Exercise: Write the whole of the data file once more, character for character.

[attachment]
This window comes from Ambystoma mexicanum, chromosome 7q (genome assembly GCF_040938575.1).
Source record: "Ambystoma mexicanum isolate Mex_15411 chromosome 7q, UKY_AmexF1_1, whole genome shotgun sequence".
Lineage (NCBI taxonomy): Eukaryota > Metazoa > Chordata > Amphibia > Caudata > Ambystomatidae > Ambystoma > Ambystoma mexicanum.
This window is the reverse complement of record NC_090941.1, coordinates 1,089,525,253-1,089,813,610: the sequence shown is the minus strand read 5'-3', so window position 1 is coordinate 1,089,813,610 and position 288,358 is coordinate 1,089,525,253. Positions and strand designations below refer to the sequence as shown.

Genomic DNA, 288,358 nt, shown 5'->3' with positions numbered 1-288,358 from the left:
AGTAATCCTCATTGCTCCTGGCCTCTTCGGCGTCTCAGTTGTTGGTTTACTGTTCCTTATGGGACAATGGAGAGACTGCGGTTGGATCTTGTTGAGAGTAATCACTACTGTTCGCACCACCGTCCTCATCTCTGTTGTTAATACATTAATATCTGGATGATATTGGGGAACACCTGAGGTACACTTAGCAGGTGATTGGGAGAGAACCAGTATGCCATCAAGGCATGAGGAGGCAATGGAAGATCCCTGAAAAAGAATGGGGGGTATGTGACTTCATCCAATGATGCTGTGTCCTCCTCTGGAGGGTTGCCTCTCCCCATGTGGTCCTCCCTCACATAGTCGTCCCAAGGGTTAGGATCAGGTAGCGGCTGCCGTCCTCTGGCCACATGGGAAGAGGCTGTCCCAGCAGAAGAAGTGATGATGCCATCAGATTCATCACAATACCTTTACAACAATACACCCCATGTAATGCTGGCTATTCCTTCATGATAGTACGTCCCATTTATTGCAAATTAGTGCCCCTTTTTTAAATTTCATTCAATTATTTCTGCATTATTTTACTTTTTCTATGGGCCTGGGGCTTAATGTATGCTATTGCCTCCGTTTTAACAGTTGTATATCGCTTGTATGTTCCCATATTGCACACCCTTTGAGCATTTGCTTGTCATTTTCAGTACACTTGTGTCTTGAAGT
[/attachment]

This window comes from Ambystoma mexicanum, chromosome 7q (genome assembly GCF_040938575.1).
Source record: "Ambystoma mexicanum isolate Mex_15411 chromosome 7q, UKY_AmexF1_1, whole genome shotgun sequence".
Lineage (NCBI taxonomy): Eukaryota > Metazoa > Chordata > Amphibia > Caudata > Ambystomatidae > Ambystoma > Ambystoma mexicanum.
This window is the reverse complement of record NC_090941.1, coordinates 1,089,525,253-1,089,813,610: the sequence shown is the minus strand read 5'-3', so window position 1 is coordinate 1,089,813,610 and position 288,358 is coordinate 1,089,525,253. Positions and strand designations below refer to the sequence as shown.

Genomic DNA, 288,358 nt, shown 5'->3' with positions numbered 1-288,358 from the left:
AGTAATCCTCATTGCTCCTGGCCTCTTCGGCGTCTCAGTTGTTGGTTTACTGTTCCTTATGGGACAATGGAGAGACTGCGGTTGGATCTTGTTGAGAGTAATCACTACTGTTCGCACCACCGTCCTCATCTCTGTTGTTAATACATTAATATCTGGATGATATTGGGGAACACCTGAGGTACACTTAGCAGGTGATTGGGAGAGAACCAGTATGCCATCAAGGCATGAGGAGGCAATGGAAGATCCCTGAAAAAGAATGGGGGGTATGTGACTTCATCCAATGATGCTGTGTCCTCCTCTGGAGGGTTGCCTCTCCCCATGTGGTCCTCCCTCACATAGTCGTCCCAAGGGTTAGGATCAGGTAGCGGCTGCCGTCCTCTGGCCACATGGGAAGAGGCTGTCCCAGCAGAAGAAGTGATGATGCCATCAGATTCATCACAATACCTTTACAACAATACACCCCATGTAATGCTGGCTATTCCTTCATGATAGTACGTCCCATTTATTGCAAATTAGTGCCCCTTTTTTAAATTTCATTCAATTATTTCTGCATTATTTTACTTTTTCTATGGGCCTGGGGCTTAATGTATGCTATTGCCTCCGTTTTAACAGTTGTATATCGCTTGTATGTTCCCATATTGCACACCCTTTGAGCATTTGCTTGTCATTTTCAGTACACTTGTGTCTTGAAGT